Using 'eval' to define a toplevel function when called from within an object.

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mschaef

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Jun 8, 2010, 11:25:36 AM6/8/10
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I have what I hope is a quick and naive question. I've written (in
JavaScript) an interactive read-eval-print-loop that's encapsulated
within an object. However, I recently noticed that toplevel function
definitions specified to the interpreter do not appear to be
'remembered' by the interpreter. After some diagnostic work, I've
reduced the core problem to this:

var evaler = {
eval: function (str)
{
return eval(str);
},
};

eval("function t1() { return 1; }"); // GOOD
evaler.eval("function t2() { return 2; }"); // FAIL

After running this script, I have a definition for t1, and no
defintion for t2. The act of calling eval from within evaler is
sufficiently different from the toplevel call that the global
definition does not get recorded. What does happen is that the call to
evaler.eval returns a function object, so I'm presuming that t2 is
being defined and stored in some other set of bindings that I don't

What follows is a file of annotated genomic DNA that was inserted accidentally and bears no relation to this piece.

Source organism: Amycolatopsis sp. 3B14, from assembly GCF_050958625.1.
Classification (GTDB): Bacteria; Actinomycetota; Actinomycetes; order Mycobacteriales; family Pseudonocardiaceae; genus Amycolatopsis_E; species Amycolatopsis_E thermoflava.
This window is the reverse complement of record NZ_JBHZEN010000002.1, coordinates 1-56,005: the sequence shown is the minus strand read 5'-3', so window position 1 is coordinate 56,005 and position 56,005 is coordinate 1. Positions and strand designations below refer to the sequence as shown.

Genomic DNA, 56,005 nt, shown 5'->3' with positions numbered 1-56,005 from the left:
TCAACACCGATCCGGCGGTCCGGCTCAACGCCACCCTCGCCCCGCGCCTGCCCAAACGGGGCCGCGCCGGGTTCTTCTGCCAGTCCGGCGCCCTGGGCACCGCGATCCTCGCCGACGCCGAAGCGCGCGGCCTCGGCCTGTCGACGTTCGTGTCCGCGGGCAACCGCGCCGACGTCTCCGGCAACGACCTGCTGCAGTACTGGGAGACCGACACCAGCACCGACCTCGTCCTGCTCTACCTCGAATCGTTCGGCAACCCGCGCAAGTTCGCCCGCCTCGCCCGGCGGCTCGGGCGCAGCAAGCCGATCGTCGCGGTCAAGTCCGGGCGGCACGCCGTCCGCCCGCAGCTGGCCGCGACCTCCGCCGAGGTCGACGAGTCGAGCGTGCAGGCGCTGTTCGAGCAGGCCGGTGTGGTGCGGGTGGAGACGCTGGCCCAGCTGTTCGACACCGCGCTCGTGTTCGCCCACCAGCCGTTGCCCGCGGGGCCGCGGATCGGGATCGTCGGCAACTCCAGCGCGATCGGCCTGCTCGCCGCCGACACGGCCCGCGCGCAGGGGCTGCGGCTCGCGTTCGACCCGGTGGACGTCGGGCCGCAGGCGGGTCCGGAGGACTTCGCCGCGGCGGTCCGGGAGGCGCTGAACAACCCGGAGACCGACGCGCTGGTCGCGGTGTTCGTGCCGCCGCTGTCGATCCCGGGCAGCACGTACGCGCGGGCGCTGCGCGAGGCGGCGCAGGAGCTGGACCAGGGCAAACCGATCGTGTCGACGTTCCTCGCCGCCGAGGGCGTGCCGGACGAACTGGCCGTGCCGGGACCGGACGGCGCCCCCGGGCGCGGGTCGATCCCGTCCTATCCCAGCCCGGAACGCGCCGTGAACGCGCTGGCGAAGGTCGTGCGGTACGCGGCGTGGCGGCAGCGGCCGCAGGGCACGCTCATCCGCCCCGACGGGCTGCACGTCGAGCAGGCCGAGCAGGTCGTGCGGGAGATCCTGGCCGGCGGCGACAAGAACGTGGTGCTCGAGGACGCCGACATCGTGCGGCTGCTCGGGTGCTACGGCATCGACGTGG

have access to. (It's not defined in evaler.)

Is there any easy fix for this? I've tried all sorts of fixes, and
haven't stumbled upon one that works. (Most of what I've done has
centered around putting the call to eval in an anonymous function, and
altering the way that's called, chainging __parent__, etc.)

My suspicion is that I'm missing something fundamental (that I need to
know anyway).

Thanks,
Mike

Vinicius Isola

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Jun 9, 2010, 9:04:17 AM6/9/10
to mschaef, dev-tech-js-...@lists.mozilla.org
You're changing the context when you call eval from inside another object.
You're creating a function eval inside the evaler object. So the "this" for
the eval method is evaler and not the main context.

For that to work you would need to change the context (this) back to the
root context. Inside a browser that would be the "window" object.
Inside Rhino you don't have that. You have to create it.

I would do something like this:
var window = this;


var evaler = {
eval : function (str) {

eval.call(window, str);
}
};

Every function have a "call" function inside it that can be used to set the
"this" and call it using the new one. That is what I'm doing when I call
eval.call(window,str);
It is calling the eval function with window as the "this" for it.
After that, calling:


evaler.eval("function t2() {return 2;}");

would create function t2 that could be called in the main context.
Here is my test:

js> var window = this;
js> var evaler = {eval:function(str) { return eval.call(window, str); }}
js> evaler.eval("print('works'); function t2() {return 2;}");
works

function t2() {
return 2;
}

js> t2()
2

Hope that helps.
Vinicius Isola
"Não podemos escolher as consequências, mas podemos escolher nossos atos."

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